The Perfect Day in San Jose

Costa Rica’s capital is far more than just a place to fly into on your way to other parts of the country. A vibrant city with fascinating shops, top-notch restaurants, museums, and easy access to some of Costa Rica’s most fascinating natural wonders, you might be tempted to just set up camp in town for your entire stay. But, if not, make sure you spend at least a day in town.

Calle 22
San Jose’s Pre-Columbian Gold Museum has an impressive collection of gold objects, yes. It’s remarkable to see a collection of sculptures, tools, and jewelry made with this coveted metal, some of which date back to 500 AD. There’s even Costa Rica‘s first gold coin, minted in 1825. But the building contains other treasures, including the national coin museum, a high-end gift shop, and a pretty plaza that was a welcome relief from the city’s sooty grayness.
Cuesta de Moras, San José, Costa Rica
The walls of the National Museum still bear the scars of cannonballs. The museum, formerly the Bellavista barracks, was where prisoners were jailed, in cells that can be visited by those interested in how prisons and dungeons worked. Less grim aspects of Costa Rica are explored here, too, including a complete wing on pre-Columbian history and indigenous gold; a national history section, with photos and objects dating from colonial times to independent, republican days; and an area devoted to the country’s natural setting, including a great butterfly garden. In addition to the prison, the building’s past is explored in the so-called Casas de los Comandantes—in use at the end of the 19th century and containing the era’s luxurious furnishings—as well as another scarred wall. This one is where a mace blow was struck to abolish the Costa Rican army, turning the nation into an official land of peace.

Calle 33, San José, Costa Rica
Thanks to some amusing murals by local artist Juan Gha, no one overlooks Bocana. Besides the artwork, Bocana is known for a selection of tapas, pizzas, and other bar food, as well as an array of Costa Rica’s popular artisanal beers. The menu includes some highly original flavor and style combinations, like the platanachos, which blend two favorite snacks—fried plantain chips, called patacones, and cheesy nachos—on one plate. The second-floor location offers lovely views of Escalante architecture and the commuter trains as they hustle by.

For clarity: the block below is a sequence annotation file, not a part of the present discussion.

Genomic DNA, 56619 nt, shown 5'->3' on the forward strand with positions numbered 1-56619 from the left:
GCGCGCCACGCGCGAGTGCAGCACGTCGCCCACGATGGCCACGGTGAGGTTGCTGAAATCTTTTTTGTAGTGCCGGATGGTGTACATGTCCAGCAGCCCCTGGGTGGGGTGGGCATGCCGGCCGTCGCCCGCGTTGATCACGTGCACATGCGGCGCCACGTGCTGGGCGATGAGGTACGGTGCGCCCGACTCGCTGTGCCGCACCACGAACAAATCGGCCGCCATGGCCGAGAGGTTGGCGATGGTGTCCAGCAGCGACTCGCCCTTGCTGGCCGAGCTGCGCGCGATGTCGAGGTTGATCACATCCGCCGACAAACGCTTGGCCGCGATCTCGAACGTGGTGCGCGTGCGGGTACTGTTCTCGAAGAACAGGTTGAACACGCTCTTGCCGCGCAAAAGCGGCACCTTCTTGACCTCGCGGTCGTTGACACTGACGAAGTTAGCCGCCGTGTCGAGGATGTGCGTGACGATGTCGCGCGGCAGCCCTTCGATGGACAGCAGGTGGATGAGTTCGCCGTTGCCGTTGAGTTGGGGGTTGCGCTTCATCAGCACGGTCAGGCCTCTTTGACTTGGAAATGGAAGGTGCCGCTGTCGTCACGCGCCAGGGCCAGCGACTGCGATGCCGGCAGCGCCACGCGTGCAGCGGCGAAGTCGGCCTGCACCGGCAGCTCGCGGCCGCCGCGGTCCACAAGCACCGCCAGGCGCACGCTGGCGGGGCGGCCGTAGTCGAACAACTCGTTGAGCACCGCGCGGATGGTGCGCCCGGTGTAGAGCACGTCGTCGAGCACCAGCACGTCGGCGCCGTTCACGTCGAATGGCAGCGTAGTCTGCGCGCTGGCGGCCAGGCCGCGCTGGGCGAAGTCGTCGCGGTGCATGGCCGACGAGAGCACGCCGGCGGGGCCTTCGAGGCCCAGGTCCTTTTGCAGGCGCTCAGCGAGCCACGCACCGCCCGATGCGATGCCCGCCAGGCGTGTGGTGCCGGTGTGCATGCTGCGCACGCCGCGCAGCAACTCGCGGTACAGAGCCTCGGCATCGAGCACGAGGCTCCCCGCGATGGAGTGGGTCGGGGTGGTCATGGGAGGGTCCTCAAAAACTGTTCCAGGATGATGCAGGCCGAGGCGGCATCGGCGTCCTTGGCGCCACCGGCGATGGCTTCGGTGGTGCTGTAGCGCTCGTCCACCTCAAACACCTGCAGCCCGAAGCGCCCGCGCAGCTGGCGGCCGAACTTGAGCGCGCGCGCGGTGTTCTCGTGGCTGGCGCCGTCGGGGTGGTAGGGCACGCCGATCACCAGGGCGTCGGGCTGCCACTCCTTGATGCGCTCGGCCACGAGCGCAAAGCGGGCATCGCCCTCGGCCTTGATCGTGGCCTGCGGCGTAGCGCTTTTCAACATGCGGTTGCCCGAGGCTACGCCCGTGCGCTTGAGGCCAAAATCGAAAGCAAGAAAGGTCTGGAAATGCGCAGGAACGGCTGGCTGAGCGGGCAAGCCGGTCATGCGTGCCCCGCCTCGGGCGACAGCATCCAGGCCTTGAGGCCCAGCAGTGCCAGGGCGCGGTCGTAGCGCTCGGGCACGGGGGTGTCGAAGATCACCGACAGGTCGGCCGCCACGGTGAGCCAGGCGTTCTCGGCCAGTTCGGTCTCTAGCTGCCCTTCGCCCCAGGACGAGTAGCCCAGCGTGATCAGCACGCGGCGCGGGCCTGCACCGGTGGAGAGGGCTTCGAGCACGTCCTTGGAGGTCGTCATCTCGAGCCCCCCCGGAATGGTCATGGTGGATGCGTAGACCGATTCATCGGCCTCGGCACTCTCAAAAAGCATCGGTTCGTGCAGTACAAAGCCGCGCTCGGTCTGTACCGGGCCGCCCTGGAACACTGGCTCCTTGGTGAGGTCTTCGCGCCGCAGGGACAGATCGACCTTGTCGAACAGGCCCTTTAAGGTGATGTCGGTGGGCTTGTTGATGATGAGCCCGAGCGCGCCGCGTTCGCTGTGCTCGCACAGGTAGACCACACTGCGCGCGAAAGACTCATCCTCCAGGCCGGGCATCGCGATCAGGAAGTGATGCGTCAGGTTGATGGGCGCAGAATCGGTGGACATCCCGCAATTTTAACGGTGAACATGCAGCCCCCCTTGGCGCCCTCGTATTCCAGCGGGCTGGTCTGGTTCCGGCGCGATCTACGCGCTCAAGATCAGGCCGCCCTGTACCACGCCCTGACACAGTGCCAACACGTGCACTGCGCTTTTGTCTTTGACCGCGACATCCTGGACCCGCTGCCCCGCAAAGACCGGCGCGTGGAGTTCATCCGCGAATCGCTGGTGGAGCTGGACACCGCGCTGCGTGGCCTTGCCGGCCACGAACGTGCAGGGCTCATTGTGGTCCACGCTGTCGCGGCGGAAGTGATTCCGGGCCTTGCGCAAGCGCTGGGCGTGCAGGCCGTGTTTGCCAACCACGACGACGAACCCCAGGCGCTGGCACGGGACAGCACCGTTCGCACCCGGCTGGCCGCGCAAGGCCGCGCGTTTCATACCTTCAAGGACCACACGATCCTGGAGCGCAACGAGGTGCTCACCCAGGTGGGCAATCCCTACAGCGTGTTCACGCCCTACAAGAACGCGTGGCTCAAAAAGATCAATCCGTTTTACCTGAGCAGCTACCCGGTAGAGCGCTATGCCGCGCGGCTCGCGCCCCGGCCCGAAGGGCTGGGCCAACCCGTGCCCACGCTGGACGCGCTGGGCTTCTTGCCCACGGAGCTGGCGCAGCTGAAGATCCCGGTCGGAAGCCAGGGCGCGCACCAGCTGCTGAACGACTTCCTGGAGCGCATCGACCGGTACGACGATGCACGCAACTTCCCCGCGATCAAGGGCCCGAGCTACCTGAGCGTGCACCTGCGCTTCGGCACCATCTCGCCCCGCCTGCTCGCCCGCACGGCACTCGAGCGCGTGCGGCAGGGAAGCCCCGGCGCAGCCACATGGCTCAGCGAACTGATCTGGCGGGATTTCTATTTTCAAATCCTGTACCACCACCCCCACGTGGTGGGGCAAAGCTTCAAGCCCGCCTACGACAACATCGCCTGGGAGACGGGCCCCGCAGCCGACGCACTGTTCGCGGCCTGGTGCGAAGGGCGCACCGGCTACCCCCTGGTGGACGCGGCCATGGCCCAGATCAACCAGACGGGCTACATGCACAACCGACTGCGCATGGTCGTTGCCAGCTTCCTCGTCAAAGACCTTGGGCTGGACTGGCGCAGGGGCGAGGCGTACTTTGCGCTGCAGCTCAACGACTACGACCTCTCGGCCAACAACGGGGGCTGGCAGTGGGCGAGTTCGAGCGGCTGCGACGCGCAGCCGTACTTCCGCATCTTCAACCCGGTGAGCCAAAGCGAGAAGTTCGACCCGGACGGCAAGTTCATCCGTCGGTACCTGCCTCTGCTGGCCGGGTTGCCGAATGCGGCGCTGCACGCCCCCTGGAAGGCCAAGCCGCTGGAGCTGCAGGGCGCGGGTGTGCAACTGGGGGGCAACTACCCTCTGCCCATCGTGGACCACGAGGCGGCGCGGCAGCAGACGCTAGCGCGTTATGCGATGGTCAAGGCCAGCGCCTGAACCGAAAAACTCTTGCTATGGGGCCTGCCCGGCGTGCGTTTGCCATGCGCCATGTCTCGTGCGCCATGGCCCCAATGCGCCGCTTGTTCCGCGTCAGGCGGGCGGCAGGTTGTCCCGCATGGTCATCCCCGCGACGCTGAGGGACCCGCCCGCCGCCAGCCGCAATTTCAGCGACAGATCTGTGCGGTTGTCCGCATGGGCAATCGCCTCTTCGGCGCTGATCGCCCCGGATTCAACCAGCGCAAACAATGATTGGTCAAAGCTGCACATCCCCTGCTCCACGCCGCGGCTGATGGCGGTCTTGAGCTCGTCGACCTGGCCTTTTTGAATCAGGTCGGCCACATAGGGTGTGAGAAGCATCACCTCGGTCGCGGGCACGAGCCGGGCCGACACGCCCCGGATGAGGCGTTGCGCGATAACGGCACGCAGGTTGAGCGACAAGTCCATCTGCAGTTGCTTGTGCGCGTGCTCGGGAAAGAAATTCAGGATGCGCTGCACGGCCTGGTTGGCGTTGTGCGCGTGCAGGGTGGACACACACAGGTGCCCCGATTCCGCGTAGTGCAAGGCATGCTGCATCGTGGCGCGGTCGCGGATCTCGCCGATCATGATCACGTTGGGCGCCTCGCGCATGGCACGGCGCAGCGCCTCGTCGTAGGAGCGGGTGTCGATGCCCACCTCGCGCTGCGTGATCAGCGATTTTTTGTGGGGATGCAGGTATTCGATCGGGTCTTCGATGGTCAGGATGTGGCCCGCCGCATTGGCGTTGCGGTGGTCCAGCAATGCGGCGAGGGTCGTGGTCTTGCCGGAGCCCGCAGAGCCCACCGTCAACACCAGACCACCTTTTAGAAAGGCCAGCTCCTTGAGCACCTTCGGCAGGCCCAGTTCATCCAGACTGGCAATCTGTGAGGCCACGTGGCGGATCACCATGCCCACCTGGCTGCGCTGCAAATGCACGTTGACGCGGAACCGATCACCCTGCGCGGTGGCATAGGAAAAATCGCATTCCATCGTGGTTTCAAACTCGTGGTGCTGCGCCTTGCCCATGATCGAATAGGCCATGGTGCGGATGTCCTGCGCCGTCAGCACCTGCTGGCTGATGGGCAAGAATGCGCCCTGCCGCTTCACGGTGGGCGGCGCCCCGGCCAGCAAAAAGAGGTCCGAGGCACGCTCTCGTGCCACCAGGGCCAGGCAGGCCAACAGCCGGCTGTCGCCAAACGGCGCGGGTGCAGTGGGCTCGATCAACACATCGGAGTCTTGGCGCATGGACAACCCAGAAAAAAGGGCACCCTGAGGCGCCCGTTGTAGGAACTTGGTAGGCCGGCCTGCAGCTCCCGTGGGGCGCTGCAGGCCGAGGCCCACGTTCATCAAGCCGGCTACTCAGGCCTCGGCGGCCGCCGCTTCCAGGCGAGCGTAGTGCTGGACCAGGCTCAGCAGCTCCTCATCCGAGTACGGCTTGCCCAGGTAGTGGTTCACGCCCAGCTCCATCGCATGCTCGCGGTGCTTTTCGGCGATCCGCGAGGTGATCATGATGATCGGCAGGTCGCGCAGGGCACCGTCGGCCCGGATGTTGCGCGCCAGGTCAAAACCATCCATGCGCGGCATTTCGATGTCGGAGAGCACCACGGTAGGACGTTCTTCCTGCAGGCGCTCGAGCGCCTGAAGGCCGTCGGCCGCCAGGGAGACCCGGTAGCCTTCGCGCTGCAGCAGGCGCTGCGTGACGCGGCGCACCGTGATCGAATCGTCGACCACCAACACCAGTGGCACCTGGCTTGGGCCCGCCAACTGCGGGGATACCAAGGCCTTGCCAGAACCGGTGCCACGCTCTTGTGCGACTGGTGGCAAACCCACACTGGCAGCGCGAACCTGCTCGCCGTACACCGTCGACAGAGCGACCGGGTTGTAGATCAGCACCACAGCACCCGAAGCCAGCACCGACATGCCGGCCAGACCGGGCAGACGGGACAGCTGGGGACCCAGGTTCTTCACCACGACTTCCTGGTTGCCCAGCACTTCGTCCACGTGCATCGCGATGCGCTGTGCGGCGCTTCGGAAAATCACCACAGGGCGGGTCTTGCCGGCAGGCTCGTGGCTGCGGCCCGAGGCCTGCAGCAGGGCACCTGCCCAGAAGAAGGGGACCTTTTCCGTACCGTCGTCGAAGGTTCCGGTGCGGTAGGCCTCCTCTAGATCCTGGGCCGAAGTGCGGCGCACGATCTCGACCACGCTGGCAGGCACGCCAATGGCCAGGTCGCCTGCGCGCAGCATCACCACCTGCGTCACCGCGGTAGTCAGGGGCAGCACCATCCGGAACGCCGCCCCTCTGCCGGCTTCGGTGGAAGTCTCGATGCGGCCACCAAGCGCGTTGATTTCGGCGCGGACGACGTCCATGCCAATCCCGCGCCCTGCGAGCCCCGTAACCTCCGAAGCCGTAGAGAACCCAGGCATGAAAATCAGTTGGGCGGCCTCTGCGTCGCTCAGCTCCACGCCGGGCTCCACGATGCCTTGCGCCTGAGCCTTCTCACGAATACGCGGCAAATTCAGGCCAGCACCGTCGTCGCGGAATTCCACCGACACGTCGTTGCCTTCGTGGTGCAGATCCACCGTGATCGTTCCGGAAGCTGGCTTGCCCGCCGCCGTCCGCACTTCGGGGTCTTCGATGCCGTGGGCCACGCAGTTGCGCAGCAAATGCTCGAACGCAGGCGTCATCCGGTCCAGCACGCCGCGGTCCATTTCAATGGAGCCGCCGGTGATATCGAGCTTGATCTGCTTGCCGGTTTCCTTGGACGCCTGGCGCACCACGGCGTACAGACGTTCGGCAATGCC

Calle 5, Amón, San José Province, San José, 10101, Costa Rica
Alma de Amón, located in old-school Barrio Amón, seeks to revive some of Latin America’s very best dishes. The border-crossing cuisines are served by candlelight in a relaxed and intimate atmosphere. Among the recommended dishes: traditional Costa Rican olla de carne (a beef and vegetable stew), Puerto Rican–style mofongo, with fried plantains, and Cuban guava pastries. The artisanal sodas—created by Canadian mixologist Liz Furlong—include standouts like the Dr. Clorito Picado (named for a pioneering physician and malaria researcher). The grapefruit concoction is served with a red-syrup-filled syringe for color. The vivid red cocktail happens to match the restaurant’s walls, which are hung with portraits of eminent Latin Americans like Pope Francis, Costa Rican astronaut Franklin Chang Díaz, and the legendary soccer star Pelé.
Entre Av 7 y Calle 11A, San José, Calle 11A, San José, Costa Rica
eÑe was one of Costa Rica’s first so-called cultural boutiques. Its showroom, in a beautiful Barrio Amón building overlooking the Parque España, is a pleasure for the eyes. Even its sign is stunning: an enormous red “Ñ” against the building’s otherwise gray facade. Inside, the works of more than 60 local designers are artfully displayed—brightly colored must-haves that range from pencils and coffee cups to one-of-a-kind apparel, scarves, handsome leather accessories, posters, framed artworks, and more—and all items cleverly conspire to make consumer decisions tough.
Avenue 9, San José, Costa Rica
Looking for authentic souvenirs of Costa Rica to bring back home? Kúkara Mákara offers a great selection of items, all 100 percent artisanal and officially Costa Rican. Its name—an allusion to children’s nonsense songs—hints at the relaxed, jovial mood inside the shop. The inventory changes constantly, so surprise is the order of the day. Recently we spotted original dolls, key chains, jewelry, satchels, handbags, decorative pillows, and objects made from recycled or repurposed materials. There’s also a small café that serves fresh, healthy fare.
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